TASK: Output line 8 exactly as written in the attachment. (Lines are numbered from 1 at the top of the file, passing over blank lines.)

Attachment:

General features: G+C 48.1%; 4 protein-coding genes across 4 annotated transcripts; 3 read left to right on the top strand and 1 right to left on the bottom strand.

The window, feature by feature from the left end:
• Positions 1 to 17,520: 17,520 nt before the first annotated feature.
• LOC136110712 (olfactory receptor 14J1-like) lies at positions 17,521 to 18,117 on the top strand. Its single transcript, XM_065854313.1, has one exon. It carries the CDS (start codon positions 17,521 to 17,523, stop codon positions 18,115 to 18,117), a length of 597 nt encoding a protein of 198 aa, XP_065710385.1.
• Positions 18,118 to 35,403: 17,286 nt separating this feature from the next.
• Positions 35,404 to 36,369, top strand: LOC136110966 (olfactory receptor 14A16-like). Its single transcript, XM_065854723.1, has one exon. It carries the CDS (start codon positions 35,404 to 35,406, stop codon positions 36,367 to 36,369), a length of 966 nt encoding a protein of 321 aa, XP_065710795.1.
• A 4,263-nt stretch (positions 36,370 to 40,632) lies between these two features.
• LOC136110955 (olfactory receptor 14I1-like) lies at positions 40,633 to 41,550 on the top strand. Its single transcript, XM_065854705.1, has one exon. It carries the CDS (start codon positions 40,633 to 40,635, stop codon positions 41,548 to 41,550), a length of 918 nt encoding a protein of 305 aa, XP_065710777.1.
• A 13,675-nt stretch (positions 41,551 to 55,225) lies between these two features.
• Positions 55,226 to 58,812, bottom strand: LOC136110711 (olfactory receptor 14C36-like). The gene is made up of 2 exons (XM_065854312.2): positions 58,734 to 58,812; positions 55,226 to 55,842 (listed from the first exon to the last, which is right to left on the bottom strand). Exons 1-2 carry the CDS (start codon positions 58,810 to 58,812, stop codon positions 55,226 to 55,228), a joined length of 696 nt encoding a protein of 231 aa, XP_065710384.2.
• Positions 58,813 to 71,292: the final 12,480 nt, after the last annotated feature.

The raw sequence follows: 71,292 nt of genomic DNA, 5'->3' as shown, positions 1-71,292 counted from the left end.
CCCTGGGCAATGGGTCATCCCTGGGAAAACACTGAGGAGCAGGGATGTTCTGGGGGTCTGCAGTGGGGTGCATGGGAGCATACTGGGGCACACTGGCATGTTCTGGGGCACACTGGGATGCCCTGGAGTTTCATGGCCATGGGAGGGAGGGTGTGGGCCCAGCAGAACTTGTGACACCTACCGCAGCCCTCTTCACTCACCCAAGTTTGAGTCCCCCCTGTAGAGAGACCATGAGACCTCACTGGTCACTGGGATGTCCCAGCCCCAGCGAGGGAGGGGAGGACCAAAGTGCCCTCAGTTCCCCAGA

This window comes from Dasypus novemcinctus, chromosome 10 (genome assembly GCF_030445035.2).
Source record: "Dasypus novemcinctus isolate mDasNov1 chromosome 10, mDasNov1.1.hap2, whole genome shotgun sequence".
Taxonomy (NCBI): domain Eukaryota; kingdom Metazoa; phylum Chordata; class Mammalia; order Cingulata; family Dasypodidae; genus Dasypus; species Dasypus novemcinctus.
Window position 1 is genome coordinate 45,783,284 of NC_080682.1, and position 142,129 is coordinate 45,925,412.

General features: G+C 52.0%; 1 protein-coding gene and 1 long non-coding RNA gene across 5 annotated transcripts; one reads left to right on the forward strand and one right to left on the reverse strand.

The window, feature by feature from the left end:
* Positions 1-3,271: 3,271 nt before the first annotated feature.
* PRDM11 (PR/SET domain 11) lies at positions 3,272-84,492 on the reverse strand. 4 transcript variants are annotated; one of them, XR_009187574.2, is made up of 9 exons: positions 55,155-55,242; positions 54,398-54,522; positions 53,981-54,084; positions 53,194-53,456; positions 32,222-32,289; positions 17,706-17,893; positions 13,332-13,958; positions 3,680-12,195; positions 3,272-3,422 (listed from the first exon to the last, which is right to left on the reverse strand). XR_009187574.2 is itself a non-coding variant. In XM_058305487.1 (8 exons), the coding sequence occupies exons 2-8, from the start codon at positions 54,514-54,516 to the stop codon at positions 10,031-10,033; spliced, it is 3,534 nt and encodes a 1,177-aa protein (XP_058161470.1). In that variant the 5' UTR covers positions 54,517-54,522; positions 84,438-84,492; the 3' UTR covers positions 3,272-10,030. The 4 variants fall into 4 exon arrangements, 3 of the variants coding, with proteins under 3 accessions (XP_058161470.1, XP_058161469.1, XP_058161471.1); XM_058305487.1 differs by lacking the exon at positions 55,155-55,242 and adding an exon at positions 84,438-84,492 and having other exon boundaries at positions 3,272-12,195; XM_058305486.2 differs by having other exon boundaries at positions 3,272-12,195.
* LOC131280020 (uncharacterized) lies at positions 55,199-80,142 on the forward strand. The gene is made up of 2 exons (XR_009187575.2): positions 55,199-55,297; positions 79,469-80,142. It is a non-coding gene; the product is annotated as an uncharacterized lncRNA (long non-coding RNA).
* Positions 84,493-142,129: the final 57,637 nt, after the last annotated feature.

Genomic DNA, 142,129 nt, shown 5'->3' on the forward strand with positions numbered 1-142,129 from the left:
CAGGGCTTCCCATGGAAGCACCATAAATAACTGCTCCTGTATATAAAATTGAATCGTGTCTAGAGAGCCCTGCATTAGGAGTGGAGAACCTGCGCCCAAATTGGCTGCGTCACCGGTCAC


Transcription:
• LOC136110955 (olfactory receptor 14I1-like) lies at positions 40,633 to 41,550 on the top strand. Its single transcript, XM_065854705.1, has one exon. It carries the CDS (start codon positions 40,633 to 40,635, stop codon positions 41,548 to 41,550), a length of 918 nt encoding a protein of 305 aa, XP_065710777.1.